An investigation into the role of one of the most influential banks in the world.
Ever since the stock market crashed, on the night of September 15, 2008, the name Goldman Sachs, or GS, has been appearing everywhere: in the collapse of the financial system, the Greek crisis, the plunge of the euro, and the campaign to prevent regulation of financial markets.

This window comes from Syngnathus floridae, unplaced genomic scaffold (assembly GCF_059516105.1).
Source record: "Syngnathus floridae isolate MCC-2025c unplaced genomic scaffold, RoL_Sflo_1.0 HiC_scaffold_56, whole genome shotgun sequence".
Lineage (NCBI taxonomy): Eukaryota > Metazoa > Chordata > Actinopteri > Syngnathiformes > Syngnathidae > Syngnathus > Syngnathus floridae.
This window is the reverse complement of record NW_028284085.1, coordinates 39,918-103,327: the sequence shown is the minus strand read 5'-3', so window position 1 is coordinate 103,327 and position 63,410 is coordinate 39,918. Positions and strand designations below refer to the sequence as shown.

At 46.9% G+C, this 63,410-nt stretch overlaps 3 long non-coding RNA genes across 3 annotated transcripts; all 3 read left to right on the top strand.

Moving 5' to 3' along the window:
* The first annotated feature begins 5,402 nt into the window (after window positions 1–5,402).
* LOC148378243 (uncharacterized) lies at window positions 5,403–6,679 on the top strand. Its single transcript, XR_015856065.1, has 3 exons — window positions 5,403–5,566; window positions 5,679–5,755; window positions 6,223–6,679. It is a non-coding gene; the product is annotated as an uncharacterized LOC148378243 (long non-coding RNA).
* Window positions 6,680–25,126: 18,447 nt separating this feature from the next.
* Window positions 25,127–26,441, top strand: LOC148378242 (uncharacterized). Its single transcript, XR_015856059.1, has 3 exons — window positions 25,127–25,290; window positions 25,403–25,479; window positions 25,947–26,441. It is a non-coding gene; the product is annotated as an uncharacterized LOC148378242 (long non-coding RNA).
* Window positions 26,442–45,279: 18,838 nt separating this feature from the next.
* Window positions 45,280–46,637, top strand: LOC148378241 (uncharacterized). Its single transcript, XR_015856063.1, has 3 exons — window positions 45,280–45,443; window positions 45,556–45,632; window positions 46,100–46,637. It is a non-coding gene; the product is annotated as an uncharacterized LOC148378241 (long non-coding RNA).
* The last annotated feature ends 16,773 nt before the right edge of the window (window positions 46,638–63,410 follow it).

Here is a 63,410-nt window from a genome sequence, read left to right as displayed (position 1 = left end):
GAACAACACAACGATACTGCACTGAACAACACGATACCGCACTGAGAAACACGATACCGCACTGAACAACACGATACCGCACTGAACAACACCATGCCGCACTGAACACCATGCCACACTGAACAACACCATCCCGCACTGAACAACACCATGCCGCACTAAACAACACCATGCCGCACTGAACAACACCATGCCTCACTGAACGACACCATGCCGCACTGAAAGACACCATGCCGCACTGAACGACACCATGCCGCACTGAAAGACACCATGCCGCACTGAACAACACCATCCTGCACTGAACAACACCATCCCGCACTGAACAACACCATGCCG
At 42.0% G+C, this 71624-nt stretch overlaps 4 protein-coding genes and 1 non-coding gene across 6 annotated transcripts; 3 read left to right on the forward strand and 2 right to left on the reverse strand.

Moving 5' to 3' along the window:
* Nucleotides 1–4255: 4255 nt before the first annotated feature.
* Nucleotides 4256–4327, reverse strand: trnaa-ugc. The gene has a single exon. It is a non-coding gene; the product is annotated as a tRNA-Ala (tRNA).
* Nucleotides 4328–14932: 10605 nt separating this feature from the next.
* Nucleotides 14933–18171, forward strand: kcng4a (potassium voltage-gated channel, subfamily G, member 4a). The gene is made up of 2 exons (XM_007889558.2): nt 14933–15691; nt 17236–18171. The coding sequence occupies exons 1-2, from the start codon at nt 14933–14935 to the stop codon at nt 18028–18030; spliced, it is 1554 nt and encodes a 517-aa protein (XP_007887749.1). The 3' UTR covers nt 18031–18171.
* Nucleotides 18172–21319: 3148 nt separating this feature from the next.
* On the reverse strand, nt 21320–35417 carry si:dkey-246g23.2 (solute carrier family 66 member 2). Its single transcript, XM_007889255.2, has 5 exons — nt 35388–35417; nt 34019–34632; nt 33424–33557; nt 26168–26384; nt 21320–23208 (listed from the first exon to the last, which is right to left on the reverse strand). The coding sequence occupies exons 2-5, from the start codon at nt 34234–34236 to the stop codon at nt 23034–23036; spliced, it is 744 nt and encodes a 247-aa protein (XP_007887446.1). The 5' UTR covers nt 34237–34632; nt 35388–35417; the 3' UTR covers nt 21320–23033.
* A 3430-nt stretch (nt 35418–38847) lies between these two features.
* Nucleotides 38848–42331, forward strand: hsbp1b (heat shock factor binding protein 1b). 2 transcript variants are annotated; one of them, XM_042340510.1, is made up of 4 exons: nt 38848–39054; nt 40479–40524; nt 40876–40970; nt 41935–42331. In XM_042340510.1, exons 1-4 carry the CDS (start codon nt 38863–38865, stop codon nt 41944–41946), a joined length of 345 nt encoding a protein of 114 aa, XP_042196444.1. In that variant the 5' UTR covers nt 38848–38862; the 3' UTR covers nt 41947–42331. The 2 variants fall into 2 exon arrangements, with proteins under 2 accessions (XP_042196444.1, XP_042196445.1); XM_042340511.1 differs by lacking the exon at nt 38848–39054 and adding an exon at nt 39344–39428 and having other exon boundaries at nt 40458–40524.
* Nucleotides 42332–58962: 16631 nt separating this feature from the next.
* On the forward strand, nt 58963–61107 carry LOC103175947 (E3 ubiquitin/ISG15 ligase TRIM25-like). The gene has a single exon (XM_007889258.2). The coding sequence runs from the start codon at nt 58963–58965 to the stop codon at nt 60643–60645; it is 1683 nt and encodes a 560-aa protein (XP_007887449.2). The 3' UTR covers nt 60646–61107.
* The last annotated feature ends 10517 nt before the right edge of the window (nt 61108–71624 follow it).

The investment bank created in New York in 1868 has carved out its reputation and success by working silently behind the scenes.
But today GS stands accused of myriad charges: playing a key role in the subprime loan fiasco, pushing several of its competitors into bankruptcy, helping countries like Greece hide their deficits before speculating on their downfall, precipitating the fall of the euro, and influencing the consumer price index. And yet GS has come out of this latest crisis richer and more powerful than ever.